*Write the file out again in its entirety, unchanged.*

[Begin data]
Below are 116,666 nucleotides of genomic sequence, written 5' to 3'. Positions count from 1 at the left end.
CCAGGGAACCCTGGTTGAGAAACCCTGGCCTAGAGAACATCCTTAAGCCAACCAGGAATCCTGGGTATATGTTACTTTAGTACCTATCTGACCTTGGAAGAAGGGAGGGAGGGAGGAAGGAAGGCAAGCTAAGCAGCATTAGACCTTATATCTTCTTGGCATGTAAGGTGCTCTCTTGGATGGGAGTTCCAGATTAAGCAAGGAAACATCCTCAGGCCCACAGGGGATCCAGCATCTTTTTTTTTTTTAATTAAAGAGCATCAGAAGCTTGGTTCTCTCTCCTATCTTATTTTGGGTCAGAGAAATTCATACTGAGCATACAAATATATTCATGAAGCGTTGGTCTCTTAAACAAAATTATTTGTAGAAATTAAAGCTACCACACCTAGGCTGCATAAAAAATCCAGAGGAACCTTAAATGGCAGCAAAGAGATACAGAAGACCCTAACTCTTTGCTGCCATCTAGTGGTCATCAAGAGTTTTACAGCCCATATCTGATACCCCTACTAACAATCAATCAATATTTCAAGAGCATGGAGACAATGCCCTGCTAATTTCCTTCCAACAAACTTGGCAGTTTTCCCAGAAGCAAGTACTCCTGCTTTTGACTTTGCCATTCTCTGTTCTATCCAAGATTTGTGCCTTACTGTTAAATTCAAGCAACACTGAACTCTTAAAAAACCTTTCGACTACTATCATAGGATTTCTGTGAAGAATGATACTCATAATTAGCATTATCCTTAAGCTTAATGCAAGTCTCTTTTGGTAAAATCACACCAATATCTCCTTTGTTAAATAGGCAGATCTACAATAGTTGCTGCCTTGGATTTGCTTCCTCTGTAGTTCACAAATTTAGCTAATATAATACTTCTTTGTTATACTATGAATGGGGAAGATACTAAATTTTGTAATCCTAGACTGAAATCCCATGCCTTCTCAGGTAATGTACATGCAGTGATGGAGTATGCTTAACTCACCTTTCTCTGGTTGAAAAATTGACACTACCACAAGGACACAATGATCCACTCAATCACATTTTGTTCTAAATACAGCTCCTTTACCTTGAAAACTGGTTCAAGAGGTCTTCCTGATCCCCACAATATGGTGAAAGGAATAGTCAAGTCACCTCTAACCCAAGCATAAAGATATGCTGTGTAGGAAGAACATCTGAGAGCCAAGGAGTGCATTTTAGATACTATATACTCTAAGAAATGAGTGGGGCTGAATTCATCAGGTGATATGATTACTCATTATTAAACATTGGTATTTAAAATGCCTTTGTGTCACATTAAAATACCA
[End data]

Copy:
Below are 116,666 nucleotides of genomic sequence, written 5' to 3'. Positions count from 1 at the left end.
CCAGGGAACCCTGGTTGAGAAACCCTGGCCTAGAGAACATCCTTAAGCCAACCAGGAATCCTGGGTATATGTTACTTTAGTACCTATCTGACCTTGGAAGAAGGGAGGGAGGGAGGAAGGAAGGCAAGCTAAGCAGCATTAGACCTTATATCTTCTTGGCATGTAAGGTGCTCTCTTGGATGGGAGTTCCAGATTAAGCAAGGAAACATCCTCAGGCCCACAGGGGATCCAGCATCTTTTTTTTTTTTAATTAAAGAGCATCAGAAGCTTGGTTCTCTCTCCTATCTTATTTTGGGTCAGAGAAATTCATACTGAGCATACAAATATATTCATGAAGCGTTGGTCTCTTAAACAAAATTATTTGTAGAAATTAAAGCTACCACACCTAGGCTGCATAAAAAATCCAGAGGAACCTTAAATGGCAGCAAAGAGATACAGAAGACCCTAACTCTTTGCTGCCATCTAGTGGTCATCAAGAGTTTTACAGCCCATATCTGATACCCCTACTAACAATCAATCAATATTTCAAGAGCATGGAGACAATGCCCTGCTAATTTCCTTCCAACAAACTTGGCAGTTTTCCCAGAAGCAAGTACTCCTGCTTTTGACTTTGCCATTCTCTGTTCTATCCAAGATTTGTGCCTTACTGTTAAATTCAAGCAACACTGAACTCTTAAAAAACCTTTCGACTACTATCATAGGATTTCTGTGAAGAATGATACTCATAATTAGCATTATCCTTAAGCTTAATGCAAGTCTCTTTTGGTAAAATCACACCAATATCTCCTTTGTTAAATAGGCAGATCTACAATAGTTGCTGCCTTGGATTTGCTTCCTCTGTAGTTCACAAATTTAGCTAATATAATACTTCTTTGTTATACTATGAATGGGGAAGATACTAAATTTTGTAATCCTAGACTGAAATCCCATGCCTTCTCAGGTAATGTACATGCAGTGATGGAGTATGCTTAACTCACCTTTCTCTGGTTGAAAAATTGACACTACCACAAGGACACAATGATCCACTCAATCACATTTTGTTCTAAATACAGCTCCTTTACCTTGAAAACTGGTTCAAGAGGTCTTCCTGATCCCCACAATATGGTGAAAGGAATAGTCAAGTCACCTCTAACCCAAGCATAAAGATATGCTGTGTAGGAAGAACATCTGAGAGCCAAGGAGTGCATTTTAGATACTATATACTCTAAGAAATGAGTGGGGCTGAATTCATCAGGTGATATGATTACTCATTATTAAACATTGGTATTTAAAATGCCTTTGTGTCACATTAAAATACCA